Over in the heart of Music City, a new addition to the eco-conscious line-up is brewing, set to open this summer. As Nashville’s first mission-driven sustainable luxury hotel, the property’s biophilic design infuses the rhythms of nature with a complex land regeneration project. Built on a previously-developed brownfield site, the proprietors carefully disposed of all contamination before construction began, in order to first renew the land. The hotel’s exterior features a cascading ivy facade with over 56,000 individual plants that not only provide resistance to the impacts of weather, but also capture CO2 and generate fresh oxygen. Guest room interiors are informed by a charming rustic-urban combination, including natural wood textures, muted tones, and furniture inspired by local craftsmanship.
Keeping a small footprint means addressing complex challenges
1 Hotels' commitment to sustainability is its cornerstone on all the properties are built. Each U.S. location is certified carbon neutral and 100% LEED Certified (the most recognized sustainable building rating system in the world). To achieve that level of eco-viability, deliberate efforts must be incorporated into the design process. By repurposing materials during renovations and from neighboring structures, designers avoid reliance on virgin materials: “Whether it’s the repurposed headboards in South Beach crafted from Colorado trees that were killed by Mountain Pine Beetles, or the furniture built out of wood from a sugar factory in Brooklyn throughout our Brooklyn Bridge property, we try to showcase that repurposed can be far more luxurious and beautiful than any new piece,” says Leal.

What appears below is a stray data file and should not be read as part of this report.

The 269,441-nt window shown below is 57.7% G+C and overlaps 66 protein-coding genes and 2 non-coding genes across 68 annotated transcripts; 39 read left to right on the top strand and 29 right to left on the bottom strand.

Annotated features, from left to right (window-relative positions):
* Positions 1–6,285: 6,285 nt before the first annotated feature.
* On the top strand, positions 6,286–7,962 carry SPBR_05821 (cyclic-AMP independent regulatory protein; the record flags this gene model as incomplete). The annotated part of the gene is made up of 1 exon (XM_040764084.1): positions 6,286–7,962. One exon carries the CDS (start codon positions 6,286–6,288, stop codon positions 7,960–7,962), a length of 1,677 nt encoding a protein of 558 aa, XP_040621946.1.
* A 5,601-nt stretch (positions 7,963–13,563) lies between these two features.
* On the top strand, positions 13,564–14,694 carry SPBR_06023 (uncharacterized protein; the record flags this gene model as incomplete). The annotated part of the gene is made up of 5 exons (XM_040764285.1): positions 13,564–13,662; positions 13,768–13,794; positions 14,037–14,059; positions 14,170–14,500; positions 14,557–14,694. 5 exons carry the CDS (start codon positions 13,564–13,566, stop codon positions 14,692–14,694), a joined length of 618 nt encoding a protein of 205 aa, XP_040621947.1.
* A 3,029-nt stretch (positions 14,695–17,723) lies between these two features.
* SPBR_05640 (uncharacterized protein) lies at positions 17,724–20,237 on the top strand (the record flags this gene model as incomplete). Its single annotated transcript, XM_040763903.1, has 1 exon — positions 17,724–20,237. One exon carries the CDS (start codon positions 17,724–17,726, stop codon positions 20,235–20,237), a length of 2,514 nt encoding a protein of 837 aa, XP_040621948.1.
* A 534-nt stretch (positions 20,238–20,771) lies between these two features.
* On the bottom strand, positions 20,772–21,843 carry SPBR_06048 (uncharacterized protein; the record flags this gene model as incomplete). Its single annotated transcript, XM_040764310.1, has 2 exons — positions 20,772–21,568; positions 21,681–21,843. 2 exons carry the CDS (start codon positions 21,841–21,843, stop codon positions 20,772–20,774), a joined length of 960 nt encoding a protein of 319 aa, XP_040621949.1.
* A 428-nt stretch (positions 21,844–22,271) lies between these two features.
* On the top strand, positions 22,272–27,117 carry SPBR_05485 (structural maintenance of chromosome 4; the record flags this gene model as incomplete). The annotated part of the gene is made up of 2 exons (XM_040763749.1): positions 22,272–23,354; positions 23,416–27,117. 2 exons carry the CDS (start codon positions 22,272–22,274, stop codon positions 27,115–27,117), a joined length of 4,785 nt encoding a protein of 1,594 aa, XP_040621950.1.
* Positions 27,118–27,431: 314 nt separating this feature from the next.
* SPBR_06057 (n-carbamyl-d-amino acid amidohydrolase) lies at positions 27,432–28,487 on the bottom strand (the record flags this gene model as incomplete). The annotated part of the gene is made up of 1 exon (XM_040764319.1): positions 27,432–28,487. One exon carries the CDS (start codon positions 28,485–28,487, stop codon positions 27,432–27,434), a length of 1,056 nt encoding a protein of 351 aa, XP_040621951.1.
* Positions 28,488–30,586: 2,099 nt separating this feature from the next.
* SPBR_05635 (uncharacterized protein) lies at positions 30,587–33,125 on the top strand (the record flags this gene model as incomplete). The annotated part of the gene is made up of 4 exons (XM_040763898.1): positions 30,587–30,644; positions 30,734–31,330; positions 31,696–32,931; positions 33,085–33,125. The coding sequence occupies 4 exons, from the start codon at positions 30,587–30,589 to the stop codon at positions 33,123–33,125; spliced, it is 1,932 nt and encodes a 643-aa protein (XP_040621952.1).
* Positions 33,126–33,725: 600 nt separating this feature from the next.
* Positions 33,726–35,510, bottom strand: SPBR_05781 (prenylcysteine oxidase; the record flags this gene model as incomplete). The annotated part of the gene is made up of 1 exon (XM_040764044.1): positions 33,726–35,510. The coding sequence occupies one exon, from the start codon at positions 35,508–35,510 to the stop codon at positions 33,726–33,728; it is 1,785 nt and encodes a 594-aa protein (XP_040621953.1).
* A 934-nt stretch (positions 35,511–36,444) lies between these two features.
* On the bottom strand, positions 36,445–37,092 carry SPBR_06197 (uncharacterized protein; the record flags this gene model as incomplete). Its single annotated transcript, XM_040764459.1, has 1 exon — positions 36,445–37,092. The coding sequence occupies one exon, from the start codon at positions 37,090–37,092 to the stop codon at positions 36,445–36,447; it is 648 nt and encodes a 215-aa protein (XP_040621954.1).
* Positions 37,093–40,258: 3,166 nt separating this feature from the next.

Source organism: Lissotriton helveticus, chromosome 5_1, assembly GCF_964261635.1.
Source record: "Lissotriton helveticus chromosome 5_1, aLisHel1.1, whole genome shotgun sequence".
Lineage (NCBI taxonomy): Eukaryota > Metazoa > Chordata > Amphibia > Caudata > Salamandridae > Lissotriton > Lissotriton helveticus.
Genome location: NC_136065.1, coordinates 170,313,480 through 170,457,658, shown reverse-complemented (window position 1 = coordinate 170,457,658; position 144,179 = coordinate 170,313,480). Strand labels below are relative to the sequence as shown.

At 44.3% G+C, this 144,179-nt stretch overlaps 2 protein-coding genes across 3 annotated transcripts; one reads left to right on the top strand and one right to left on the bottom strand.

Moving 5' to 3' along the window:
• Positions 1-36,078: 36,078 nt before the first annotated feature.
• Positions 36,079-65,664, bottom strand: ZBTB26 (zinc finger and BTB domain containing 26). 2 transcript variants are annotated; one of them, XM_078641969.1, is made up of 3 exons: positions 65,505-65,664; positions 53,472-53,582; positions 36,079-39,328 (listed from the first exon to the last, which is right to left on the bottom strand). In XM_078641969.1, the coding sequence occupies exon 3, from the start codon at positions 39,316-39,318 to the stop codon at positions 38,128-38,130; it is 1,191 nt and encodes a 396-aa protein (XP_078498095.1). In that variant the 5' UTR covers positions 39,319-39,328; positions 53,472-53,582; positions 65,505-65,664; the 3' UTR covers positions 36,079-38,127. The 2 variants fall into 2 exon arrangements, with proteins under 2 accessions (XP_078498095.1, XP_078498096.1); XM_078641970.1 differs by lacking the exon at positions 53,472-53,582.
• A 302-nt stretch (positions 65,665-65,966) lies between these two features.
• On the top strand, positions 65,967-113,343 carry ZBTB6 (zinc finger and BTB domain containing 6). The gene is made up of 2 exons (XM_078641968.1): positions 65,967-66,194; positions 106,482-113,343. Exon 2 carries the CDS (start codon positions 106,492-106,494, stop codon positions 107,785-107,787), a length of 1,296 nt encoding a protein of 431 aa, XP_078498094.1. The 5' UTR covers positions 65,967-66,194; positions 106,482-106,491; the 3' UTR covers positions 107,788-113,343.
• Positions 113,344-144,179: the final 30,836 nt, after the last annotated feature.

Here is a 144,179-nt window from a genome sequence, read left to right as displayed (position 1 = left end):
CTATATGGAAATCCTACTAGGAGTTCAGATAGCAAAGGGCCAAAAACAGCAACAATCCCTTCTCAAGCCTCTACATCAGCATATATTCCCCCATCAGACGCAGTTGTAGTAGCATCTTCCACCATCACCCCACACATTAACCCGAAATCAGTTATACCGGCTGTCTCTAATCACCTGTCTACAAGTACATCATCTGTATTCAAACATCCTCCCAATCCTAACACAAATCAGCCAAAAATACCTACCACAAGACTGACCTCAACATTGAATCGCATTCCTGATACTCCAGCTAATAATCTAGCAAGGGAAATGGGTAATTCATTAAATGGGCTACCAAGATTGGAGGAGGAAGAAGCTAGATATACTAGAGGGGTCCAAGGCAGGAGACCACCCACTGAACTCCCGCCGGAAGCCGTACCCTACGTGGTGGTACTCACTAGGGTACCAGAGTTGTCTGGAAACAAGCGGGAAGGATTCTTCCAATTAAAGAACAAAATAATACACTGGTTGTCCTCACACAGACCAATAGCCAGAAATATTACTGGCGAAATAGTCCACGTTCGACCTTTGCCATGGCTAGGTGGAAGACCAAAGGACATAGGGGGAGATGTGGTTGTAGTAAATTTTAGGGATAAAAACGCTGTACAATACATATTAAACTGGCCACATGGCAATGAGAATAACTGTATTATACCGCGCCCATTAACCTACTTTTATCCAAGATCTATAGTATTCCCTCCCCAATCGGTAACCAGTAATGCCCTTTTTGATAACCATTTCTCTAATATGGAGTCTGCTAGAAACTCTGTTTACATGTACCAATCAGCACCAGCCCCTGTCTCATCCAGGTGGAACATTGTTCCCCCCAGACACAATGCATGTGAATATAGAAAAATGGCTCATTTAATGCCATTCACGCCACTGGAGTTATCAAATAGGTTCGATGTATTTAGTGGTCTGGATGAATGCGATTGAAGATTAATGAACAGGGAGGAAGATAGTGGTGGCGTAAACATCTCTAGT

Perhaps the biggest hurdle with these ambitious projects is reducing energy consumption, which is one of the most significant portions of any building’s footprint. “The most challenging element always has to do with our daylight design and the thermal envelope of an existing building,” says Leal. By designing each building with daylight in mind and conducting a daylight optimization assessment for each new build, the architects are able to rely on natural lighting to conserve energy. “We also include operable windows to allow guests to regulate their thermal comfort naturally and bring in fresh air,” Leal adds.